• FD: (Fabrication Drawing) a way for designers to communicate the PCB design to the engineers and workers.
  • FR4: the material rating for a flame-resistant material. It specifies that the resin material can automatically extinguish if aflame.
  • G: generator or oscillator
  • GF: (Gerber File) a CAM file to control a photoplotter. Communicate board specifications with the manufacturers.
  • HDI: (High-Density Interconnector) type of PCB fabrication technology. Uses micro blind via technology.
  • HY: circulator or directional coupler.
  • IC: (Integrated Circuit) also called microcircuit or microchip, it is the method for miniaturizing circuits.
  • IPC: (Institute of Printed Circuits) a worldwide non-profit association for the design of PCB wiring.
  • KT: (Kapton Tape) also known as polyimide tape that is electrically insulating with many useful features.
  • LPI: (Liquid Photoimageable) a liquid solder mask that you spray onto a PCB to create a more accurate, thinner and affordable solder mask.
  • MS: (Membrane Switch) applied to the front of a completed PCB to indicate the functions of the components and the board.
  • MH: (Mounting Hole) the hole meant to secure the PCB to the intended device.
  • Multi-Layer PCB: a PCB with a minimum of three conductive layers of trace and components.
  • NC Drill: (Numeric Control Drill Machine) type of machine to drill holes in a PCB.
  • NPTH: (Non-Plated Through Hole) refers to a hole with no plated copper, meaning there are no electrical connections.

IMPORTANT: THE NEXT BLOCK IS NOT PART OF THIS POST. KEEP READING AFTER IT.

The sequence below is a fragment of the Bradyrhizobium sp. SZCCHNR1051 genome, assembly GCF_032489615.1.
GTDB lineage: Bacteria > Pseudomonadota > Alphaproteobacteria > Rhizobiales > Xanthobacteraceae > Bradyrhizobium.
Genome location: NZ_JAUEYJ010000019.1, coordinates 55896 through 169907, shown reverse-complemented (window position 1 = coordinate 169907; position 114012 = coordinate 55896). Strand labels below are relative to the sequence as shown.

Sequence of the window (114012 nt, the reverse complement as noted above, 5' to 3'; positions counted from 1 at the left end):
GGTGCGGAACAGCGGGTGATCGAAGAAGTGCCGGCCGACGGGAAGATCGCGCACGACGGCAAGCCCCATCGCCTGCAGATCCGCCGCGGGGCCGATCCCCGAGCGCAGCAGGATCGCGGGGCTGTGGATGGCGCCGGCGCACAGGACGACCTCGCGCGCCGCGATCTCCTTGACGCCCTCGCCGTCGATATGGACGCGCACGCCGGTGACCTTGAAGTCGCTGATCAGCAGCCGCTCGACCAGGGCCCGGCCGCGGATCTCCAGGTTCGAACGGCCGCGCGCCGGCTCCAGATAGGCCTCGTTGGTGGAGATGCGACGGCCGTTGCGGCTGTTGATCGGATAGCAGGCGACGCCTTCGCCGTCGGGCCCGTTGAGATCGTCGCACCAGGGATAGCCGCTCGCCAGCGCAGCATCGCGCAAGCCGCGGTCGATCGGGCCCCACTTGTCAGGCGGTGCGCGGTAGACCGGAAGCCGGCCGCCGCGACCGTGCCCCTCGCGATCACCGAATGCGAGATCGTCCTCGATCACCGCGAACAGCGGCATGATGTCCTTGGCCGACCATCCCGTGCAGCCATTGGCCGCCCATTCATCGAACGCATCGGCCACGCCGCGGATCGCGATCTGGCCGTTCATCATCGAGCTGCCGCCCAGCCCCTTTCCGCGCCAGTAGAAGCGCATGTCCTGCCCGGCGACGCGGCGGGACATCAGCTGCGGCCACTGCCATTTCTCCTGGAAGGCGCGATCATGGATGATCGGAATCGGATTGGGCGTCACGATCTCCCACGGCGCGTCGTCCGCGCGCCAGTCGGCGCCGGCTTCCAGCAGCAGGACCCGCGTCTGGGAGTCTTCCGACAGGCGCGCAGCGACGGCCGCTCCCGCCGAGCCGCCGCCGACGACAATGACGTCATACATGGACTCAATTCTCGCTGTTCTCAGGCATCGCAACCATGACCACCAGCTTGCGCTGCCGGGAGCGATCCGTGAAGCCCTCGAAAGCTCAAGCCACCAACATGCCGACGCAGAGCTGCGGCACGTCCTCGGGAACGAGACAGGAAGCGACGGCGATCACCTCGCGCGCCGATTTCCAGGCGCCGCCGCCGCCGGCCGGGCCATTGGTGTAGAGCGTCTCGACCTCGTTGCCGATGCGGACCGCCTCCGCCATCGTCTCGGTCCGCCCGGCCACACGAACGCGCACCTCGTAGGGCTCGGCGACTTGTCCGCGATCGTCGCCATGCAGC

• PCB: Printed Circuit Board
  • PCBA: Printed Circuit Board Assembly
  • PTH: (Plated-Through Hole) a procedure that plates a through-hole to make the hole conductive.
  • PWB: Printed Wiring Board (another name for a PCB).
  • RD: (Reference Designator) name of a component on a PCB.
  • RF: (Radio Frequence) an electromagnetic frequency that ranges between 300KHz and 300GHz. Can be a type of high-frequency electromagnetic signal.
  • RoHS: (Restriction of Hazardous Substances) European environmental protection law.
  • SMD: (Surface Mount Device) refers to the components that are soldered to the surface of the PCB instead of through a thru-hole.
  • SMT: (Surface Mount Technology) the type of process to directly solder SMDs to the surface of the PCB.
  • TV: (Tented Via) a type of via that has a film solder mask that covers its pad and plated thru-hole.
  • TB: Terminal Board, Terminal Strip
  • TP: Test Point, In-Circuit Test Points
  • V-Scoring: an incomplete cut through a panel that will break apart panels of a PCB into a single unit.
  • VP: (Vector Photoplotter) also known as a Vector Plotter or Gerber Photoplotter, it is a photoplotter that draws a plot line from using light manipulation technology.

The Benefits of PCB Terminology

Understanding the above terms and codes will help you design your PCB and work with your PCB manufacturer. Speed up the process, avoid mistakes, and possibly save you money in the long run by reviewing the common terms while building a PCB.

Let Candor help you design and manufacture your PCB. We can help you with all of the terminology and codes listed above, and others that may come up throughout the process. Candor will be your reliable resource for all of your PCB manufacturing needs and questions.